Sponsored by QualiMed

Evolution of Micro-invasive Strategy

The importance of developing devices with lower entry and crossing profiles for use in transfemoral and transradial access.

By Eric K. Mangiardi, Msc

QualiMed’s Micro-invasive Products are available under CE Mark only and are not approved in the United States.

It is well documented that as French size of larger introducers or guide catheters is increased to accommodate devices of varying diameters, the risk of complications, especially vascular access site complications (VASCs), significantly increases. Compared with 6-F guides, percutaneous coronary interventions (PCIs) performed with 7-F and 8-F guides were associated with more renal complications, bleeding, VASCs, in-hospital major adverse cardiac events, and mortality. These data suggest that selection of smaller guide catheters may result in improved clinical outcomes in patients undergoing PCI.1 Complication rates range from 3% to 20% depending on the criteria used for analysis.2-4 Complications add significant risk to patients, cost to procedures, and increase hospital time.


VASCs make up the majority of complications associated with both traditional femoral and transradial access procedures and are historically defined as vascular complications such as pseudoaneurysm; arteriovenous fistula; femoral neuropathy; retroperitoneal hematoma; any complication requiring surgical repair; and hematoma requiring transfusion, prolonged hospital stay, or causing a decrease in hemoglobin of more than 3 g/dL. Studies have demonstrated the increased costs and risks of procedure-related complications.5-8 Bleeding-related VASCs more than double the cost of PCI procedures as compared with uncomplicated PCIs.9 VASCs are more common with larger access devices, regardless if closure devices are utilized, and lead to a significant increase in cost, postprocedure morbidity, as well as other socioeconomic-related costs.10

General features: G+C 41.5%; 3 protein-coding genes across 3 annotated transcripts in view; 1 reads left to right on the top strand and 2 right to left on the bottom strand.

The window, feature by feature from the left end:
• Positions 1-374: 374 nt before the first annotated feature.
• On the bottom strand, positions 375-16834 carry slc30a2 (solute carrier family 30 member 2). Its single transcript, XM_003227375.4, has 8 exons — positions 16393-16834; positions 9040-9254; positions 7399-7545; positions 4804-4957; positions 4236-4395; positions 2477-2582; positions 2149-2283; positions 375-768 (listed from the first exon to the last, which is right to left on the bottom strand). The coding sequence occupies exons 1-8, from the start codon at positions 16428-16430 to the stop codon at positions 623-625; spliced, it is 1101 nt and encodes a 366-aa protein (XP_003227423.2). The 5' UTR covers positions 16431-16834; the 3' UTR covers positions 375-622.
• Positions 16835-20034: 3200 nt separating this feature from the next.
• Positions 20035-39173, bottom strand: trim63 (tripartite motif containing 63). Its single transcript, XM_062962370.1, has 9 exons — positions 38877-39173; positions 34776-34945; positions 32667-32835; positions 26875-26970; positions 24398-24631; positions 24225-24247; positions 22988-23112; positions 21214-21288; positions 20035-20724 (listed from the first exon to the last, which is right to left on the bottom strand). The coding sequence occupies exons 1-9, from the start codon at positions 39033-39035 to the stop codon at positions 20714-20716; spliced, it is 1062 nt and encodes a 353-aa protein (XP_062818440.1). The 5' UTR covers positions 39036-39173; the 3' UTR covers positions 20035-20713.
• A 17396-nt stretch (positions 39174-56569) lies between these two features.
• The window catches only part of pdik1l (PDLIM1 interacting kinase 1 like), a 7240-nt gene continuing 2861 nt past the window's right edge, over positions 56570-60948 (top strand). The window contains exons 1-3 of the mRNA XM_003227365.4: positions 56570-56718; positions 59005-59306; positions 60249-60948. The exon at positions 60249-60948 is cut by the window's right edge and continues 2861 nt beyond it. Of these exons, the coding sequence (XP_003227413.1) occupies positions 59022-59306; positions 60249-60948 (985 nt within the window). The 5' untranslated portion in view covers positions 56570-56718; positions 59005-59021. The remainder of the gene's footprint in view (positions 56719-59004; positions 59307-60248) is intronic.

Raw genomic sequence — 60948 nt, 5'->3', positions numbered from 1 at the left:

Transfemoral arterial access is the most common method of vascular access for coronary angiography and percutaneous interventions globally, but it is also the most frequent cause of complications during these interventions.11 Although manual compression is still the most commonly used technique to achieve hemostasis after removal of a femoral sheath, closure devices are becoming more commonly used to reduce the time required for postprocedure ambulation and accelerated hospital discharge time.11 Studies have shown ambulation as early as 1 hour after diagnostic catheterization.12,13 Although attempts have been made to reduce complication rates by utilizing femoral closure devices, overall complication rates have not been impacted; however, ambulation has been improved.14


With the advent of the transradial approach to PCI, complication rates can be reduced. However, transradial access is underutilized, even though it has been shown to reduce complications such as major bleeding by as much as 73% as compared with femoral access.15 Currently, transradial access is used in only 10% to 20% of cases globally and even less in proposed leading markets such as the United States.15,16 There is a considerable variation in use of transradial access across Europe and Asia/Australia; however, these regions have the highest rates of uptake at 30% and 40%, respectively. In Norway, Bulgaria, and Malaysia, transradial access is used in as many as 70% to 80% of cases.16

The transradial approach offers some significant benefits over traditional femoral access in the treatment of patients with coronary disease, such as in procedures for diagnostics, PCI, primary PCI (including kissing technique for bifurcated lesions), and vein graft angiography. These benefits extend to patients with peripheral vascular disease, including internal carotid, vertebral, and basal lesions and procedures involving the subclavian and innominate, renal, iliac, celiac, mesenteric, and superficial femoral arteries. The trend toward increased use is clear, as the clinical community continues to consider the transradial approach due to its inherent benefits, including lower morbidity and mortality, a reduced rate of access site complications, and a reduced length of hospital stay.17,18 In some cases, studies suggest that the transradial approach can virtually eliminate VASCs while permitting a wide range of diagnostic and therapeutic interventions.19